Ischemia generally has been assumed to cause maximal vasodilation of the coronary resistance vessels. However, recent observations have demonstrated that during ischemia, the coronary microvessels can retain some degree of vasodilator reserve and remain responsive to vasoconstrictor stimuli. Traditional understanding of coronary blood flow regulation envisioned an array of resistance vessels that respond homogeneously to local myocardial metabolic needs. Although coronary arterioles (<100 μm) do respond to myocardial metabolic activity, recent studies have demonstrated that up to 40% of total coronary resistance resides in small arteries 100-400 μm in diameter. Vasoconstriction of these small arteries is capable of decreasing blood flow, but they are minimally responsive to the metabolic effects of the resultant flow reduction. The lack of metabolic vasoregulation of the resistance arteries explains, at least in part, the observation that myocardial ischemia does not predictably cause maximal resistance vessel dilation. In addition, vasoconstrictor influences can compete with metabolic vasodilator activity in coronary arterioles. These findings suggest that pharmacologic vasodilators acting at the microvascular level might be therapeutically useful in patients with ischemic heart disease. Unfortunately, when myocardial ischemia results from a flow-limiting coronary stenosis, nonselective pharmacologic vasodilation of the resistance vessels can worsen subendocardial ischemia by decreasing intravascular pressure to produce coronary steal and by worsening of stenosis severity. Selective dilation of small arteries in ischemic regions might have potential for enhancing blood flow. A critical property of an effective agent is that it not interfere with metabolic vasoregulation at the arteriole level, so that dilation of small arteries in adequately perfused regions would be countered by compensatory vasoconstriction of the arterioles to prevent coronary steal. Copyright (C) 2000 Elsevier Science Inc.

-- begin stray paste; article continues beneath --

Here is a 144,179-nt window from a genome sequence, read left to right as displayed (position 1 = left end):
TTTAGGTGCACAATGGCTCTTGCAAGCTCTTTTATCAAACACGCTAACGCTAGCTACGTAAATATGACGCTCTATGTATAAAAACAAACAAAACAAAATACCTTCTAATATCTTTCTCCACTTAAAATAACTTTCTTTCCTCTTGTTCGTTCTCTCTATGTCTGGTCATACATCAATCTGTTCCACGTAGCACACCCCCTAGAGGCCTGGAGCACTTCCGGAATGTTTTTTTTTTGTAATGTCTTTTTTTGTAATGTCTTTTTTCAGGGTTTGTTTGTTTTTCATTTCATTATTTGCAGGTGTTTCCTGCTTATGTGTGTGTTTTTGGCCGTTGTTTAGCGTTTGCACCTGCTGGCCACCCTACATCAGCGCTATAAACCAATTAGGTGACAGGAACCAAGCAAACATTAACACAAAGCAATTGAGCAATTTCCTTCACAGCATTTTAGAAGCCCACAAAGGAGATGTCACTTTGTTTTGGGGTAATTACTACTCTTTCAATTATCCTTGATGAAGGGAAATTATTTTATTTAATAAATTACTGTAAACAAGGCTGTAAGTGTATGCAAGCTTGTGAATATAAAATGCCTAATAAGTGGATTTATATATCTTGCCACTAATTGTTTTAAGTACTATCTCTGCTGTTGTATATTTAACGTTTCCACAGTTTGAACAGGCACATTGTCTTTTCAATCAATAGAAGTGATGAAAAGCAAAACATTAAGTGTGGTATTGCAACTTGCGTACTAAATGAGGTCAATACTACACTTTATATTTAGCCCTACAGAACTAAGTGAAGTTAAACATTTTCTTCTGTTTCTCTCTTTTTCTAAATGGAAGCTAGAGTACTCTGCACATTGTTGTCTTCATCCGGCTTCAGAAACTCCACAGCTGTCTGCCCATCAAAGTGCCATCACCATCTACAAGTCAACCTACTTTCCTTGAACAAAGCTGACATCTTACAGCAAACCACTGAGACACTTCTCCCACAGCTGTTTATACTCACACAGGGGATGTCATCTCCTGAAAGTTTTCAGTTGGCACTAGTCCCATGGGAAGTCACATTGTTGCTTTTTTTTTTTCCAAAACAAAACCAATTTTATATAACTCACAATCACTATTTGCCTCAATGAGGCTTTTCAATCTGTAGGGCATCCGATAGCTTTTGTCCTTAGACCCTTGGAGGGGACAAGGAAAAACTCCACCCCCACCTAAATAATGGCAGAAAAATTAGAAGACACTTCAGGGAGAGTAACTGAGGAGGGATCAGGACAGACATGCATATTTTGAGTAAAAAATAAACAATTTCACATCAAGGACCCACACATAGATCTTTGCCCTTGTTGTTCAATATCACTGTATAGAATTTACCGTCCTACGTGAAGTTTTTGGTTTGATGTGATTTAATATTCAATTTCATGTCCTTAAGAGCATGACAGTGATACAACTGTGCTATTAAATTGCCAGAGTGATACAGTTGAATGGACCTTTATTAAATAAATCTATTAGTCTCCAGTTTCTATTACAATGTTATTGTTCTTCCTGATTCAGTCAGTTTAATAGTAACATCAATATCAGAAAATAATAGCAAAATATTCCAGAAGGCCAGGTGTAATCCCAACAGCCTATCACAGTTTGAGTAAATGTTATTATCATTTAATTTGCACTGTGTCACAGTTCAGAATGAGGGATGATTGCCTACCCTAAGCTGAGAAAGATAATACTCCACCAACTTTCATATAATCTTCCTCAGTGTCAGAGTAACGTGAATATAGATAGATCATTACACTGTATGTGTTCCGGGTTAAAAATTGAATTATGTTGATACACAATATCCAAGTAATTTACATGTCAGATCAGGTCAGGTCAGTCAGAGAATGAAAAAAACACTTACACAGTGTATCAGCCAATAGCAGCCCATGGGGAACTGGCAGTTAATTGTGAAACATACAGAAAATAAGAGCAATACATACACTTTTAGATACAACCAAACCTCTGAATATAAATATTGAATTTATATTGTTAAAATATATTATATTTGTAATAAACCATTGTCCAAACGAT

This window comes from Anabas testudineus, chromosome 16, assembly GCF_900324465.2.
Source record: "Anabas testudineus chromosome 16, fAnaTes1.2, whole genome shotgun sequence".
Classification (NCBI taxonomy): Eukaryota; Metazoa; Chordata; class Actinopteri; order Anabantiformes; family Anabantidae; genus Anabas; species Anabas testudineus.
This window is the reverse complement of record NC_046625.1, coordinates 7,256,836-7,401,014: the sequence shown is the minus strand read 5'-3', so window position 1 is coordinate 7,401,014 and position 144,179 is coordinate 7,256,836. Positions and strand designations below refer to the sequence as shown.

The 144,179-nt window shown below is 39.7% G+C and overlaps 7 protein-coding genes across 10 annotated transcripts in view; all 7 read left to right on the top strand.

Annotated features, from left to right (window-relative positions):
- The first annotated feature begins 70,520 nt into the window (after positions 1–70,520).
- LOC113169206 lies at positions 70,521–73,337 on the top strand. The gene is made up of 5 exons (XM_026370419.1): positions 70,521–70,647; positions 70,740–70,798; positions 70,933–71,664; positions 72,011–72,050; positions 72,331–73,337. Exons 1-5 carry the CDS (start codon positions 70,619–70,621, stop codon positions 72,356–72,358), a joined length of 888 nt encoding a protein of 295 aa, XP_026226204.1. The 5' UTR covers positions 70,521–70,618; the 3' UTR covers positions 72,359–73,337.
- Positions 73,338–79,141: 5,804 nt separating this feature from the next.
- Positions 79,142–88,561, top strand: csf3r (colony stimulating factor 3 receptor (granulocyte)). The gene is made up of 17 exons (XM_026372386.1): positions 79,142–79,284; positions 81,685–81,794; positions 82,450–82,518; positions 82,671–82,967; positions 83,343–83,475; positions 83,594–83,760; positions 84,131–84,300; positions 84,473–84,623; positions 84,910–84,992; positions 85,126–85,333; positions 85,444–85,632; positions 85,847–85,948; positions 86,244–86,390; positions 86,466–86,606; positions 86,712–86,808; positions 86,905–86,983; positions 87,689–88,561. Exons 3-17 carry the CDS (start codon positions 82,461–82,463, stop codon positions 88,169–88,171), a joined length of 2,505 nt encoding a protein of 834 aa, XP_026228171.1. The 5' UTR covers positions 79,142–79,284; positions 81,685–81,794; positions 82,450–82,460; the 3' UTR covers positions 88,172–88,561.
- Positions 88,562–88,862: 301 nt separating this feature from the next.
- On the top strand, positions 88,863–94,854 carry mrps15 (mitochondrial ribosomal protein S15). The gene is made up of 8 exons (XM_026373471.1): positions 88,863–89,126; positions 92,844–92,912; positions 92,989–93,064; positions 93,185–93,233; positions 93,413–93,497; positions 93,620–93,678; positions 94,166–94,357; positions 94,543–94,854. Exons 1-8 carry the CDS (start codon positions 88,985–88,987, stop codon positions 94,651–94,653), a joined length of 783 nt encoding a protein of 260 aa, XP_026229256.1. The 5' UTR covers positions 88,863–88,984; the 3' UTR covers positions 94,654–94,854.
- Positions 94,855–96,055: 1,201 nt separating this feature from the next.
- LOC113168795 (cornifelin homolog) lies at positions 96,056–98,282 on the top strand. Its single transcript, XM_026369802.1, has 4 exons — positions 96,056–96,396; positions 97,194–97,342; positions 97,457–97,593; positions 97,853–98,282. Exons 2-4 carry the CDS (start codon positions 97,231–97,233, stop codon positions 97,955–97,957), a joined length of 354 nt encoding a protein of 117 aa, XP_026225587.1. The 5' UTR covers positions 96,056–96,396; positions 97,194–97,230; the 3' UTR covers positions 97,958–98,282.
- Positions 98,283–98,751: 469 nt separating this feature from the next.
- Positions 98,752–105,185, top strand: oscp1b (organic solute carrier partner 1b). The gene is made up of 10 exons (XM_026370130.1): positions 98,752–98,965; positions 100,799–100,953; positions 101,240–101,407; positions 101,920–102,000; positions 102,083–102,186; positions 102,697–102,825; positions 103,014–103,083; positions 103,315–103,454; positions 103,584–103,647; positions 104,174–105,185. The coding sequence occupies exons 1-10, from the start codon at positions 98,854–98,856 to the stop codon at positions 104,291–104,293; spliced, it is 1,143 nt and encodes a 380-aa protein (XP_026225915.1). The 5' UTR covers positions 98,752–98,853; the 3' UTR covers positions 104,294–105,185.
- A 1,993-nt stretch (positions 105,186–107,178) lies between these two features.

Bibliographical noteFunding Information:
This study was supported by U.S. Public Health Service Grants HL20598, HL32427, and HL21872 from the National Heart, Blood and Lung Institute. D.J.D. is supported by a Fellowship of the Royal Netherlands Academy of Arts and Sciences.
- Blood flow
- Resistance vessels